By Tufail Ahmad
November 28, 2013
In a November interview, external affairs minister Salman Khurshid, recognising that “on-the-ground reality and the results of our meetings” with Pakistani leaders are “very disappointing,” argued nevertheless that India should give Pakistan “the benefit of the doubt.” His statement reveals a lack of clarity in New Delhi about an important neighbour, as factors about doubt or hope about Pakistan are missing.
A year before Pakistan was created, Mr X of the US embassy in Moscow, later identified as George F Kennan, wrote a long telegram outlining how circumstances and the Bolshevik ideology were interacting to shape the internal behaviour and external relations of the Soviet State. While this interaction proved untenable, terminating in the USSR’s breakup, a similar interaction between circumstances and Nazaria-e-Pakistan — ideology of Pakistan, or ideas connected to Islam and taught to Pakistanis about their national identity — appears enduring.
In his new book Magnificent Delusions, former Pakistani ambassador to the United States Husain Haqqani catalogues an array of delusional policies from Pakistan’s early days, revealing how US engagement with Islamabad has throughout failed to arrest Pakistan’s slide towards jihadism.
There is a recent pattern: each peace effort is followed by a terror attack. AB Vajpayee’s friendship treaty led to the Kargil War; General Pervez Musharraf’s peace moves under US pressure brought about the 26/11 Mumbai attacks; Nawaz Sharif’s talk of peace was answered by an attack on the Indian consulate in Kandahar and incursions into Kashmir. Islamabad’s use of jihadis emanates from the practice of Nazaria-e-Pakistan, configured to transform Pakistan as Madina-e-Saani, or second Madina, which being the first Islamic state under Prophet Muhammad. Like the Bolsheviks, Pakistani leaders cater to ideology and are impervious to the logic of reason.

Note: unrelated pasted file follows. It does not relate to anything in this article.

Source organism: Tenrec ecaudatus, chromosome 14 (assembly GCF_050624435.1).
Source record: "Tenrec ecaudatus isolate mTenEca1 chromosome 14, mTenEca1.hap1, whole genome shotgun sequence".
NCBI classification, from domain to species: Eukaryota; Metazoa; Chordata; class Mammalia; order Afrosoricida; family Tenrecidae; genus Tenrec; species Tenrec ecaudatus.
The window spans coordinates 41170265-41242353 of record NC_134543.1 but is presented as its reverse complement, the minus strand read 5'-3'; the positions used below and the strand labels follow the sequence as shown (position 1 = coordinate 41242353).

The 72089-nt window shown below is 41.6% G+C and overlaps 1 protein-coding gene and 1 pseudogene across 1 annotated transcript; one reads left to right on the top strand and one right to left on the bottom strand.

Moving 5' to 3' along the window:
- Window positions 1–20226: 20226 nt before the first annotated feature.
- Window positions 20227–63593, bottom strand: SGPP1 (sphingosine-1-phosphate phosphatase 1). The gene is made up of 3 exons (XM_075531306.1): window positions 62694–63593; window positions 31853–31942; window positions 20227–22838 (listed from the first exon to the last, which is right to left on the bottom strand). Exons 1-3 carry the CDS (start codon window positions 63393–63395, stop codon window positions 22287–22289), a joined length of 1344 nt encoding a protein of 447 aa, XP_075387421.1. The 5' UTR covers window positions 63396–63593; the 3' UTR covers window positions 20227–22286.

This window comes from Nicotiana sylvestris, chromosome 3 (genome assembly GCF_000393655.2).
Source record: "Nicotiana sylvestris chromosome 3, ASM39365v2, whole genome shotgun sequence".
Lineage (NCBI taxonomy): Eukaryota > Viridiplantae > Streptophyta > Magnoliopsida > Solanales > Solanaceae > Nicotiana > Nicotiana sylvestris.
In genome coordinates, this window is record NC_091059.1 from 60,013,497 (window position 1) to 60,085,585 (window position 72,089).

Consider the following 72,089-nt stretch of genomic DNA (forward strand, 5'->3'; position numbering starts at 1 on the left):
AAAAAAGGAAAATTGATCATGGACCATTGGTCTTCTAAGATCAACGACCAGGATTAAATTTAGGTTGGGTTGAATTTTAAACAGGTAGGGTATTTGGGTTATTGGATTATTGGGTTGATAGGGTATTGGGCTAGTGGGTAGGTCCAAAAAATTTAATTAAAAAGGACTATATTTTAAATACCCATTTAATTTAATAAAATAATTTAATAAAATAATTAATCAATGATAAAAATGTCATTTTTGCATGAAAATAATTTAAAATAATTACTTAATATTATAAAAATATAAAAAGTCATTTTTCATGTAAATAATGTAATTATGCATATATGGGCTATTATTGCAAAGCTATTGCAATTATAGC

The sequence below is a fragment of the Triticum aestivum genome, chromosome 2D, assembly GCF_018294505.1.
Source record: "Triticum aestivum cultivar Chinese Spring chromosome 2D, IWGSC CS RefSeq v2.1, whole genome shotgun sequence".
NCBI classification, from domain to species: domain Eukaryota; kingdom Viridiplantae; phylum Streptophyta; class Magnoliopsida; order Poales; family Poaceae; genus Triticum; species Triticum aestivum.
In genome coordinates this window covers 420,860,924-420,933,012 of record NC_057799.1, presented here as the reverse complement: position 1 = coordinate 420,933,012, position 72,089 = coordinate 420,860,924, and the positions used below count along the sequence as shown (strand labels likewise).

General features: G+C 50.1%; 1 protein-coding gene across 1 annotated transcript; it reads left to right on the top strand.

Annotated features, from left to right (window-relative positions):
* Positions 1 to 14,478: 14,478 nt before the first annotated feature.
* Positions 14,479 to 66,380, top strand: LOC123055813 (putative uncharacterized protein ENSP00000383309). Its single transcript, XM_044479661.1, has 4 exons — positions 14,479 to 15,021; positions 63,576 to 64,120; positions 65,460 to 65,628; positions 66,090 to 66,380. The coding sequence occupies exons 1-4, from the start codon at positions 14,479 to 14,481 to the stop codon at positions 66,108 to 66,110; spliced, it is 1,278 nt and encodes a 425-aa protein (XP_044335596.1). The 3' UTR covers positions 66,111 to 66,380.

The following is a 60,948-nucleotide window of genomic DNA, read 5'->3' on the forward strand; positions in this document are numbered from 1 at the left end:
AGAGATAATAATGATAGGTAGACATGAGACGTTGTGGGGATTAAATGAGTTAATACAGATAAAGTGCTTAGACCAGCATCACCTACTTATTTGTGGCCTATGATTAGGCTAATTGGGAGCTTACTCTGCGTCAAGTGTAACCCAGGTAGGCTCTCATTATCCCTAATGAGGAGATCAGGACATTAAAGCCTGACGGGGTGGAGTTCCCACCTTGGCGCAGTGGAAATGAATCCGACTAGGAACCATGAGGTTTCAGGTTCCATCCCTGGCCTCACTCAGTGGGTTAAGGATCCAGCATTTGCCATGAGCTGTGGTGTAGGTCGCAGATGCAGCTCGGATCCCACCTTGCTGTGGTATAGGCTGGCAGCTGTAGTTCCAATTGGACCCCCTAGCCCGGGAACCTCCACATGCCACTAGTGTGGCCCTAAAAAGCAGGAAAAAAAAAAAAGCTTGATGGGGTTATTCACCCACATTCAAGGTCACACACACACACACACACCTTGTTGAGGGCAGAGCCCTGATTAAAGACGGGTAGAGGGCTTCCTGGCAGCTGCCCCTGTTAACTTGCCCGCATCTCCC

For India, the newer threat is Pakistan’s sponsoring of the Indian Mujahideen. While Muslims are being falsely implicated on terror charges in India as the real culprits escape, it is equally true that Indian Muslims are being recruited by the ISI and its Jihadi branches. As the US exits Afghanistan, Pakistan will have an excess of jihadis, more so as Sharif courts the Taliban. And: while the ISI-controlled militant groups in the past, the Pakistani State has sunk into a new reality in which the ISI must itself become part of the Jihadi infrastructure.
The Indian republic cannot be a natural ally of a vibrant Jihadi state. India’s engagement with Pakistan must be contingent upon improvements in Pakistan’s domestic conduct. India must freeze bilateral talks for the next 10 years during which Pakistan will hold two elections, hopefully ensuring the transfer of power without military interference. Over the next decade, Pakistan and India should evolve a non-political agenda through informal channels on the shared future of their peoples regarding environment, trade, water, education and media.
Before talks, it must be told to create greater democratisation in its society: by re-writing its constitution to permit Hindu and Christian Pakistanis to become heads of the State, quashing the law mistreating Ahmadis as non-Muslims, reforming blasphemy laws to annul the death penalty, and so on. Pakistan must undertake test-case legislative reforms, enabling it to become a respectable member of the international society of states.
A less-than-democratic Pakistan will continue to be India’s tormentor. After Khurshid’s statement, one hopes that India does not, like the US, get into a delusional relationship with Pakistan.
Tufail Ahmad is director of South Asia Studies, the Middle East Media Research Institute, Washington DC
The views expressed by the author are personal.